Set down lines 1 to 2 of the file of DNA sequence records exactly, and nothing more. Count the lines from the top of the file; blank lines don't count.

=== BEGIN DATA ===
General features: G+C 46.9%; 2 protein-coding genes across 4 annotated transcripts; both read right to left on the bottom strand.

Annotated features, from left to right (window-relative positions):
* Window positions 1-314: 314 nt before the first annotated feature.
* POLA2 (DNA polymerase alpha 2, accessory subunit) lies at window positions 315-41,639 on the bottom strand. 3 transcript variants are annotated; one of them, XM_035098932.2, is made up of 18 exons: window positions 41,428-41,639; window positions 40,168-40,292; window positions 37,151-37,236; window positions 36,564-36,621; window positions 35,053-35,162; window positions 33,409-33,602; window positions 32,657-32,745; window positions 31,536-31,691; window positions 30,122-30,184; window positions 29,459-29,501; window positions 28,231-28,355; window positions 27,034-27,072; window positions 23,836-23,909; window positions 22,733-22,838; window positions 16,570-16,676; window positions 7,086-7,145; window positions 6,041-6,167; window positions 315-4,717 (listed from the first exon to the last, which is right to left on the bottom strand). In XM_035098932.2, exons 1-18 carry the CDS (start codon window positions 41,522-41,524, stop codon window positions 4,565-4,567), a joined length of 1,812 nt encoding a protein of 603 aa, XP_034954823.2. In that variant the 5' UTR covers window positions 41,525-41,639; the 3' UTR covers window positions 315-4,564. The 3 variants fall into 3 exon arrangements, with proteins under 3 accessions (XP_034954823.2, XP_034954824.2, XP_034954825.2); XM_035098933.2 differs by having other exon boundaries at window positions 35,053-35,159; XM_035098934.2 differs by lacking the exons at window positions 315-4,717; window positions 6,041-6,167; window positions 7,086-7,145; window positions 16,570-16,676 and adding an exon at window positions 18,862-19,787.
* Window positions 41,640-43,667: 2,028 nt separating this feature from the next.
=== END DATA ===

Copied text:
General features: G+C 46.9%; 2 protein-coding genes across 4 annotated transcripts; both read right to left on the bottom strand.

Annotated features, from left to right (window-relative positions):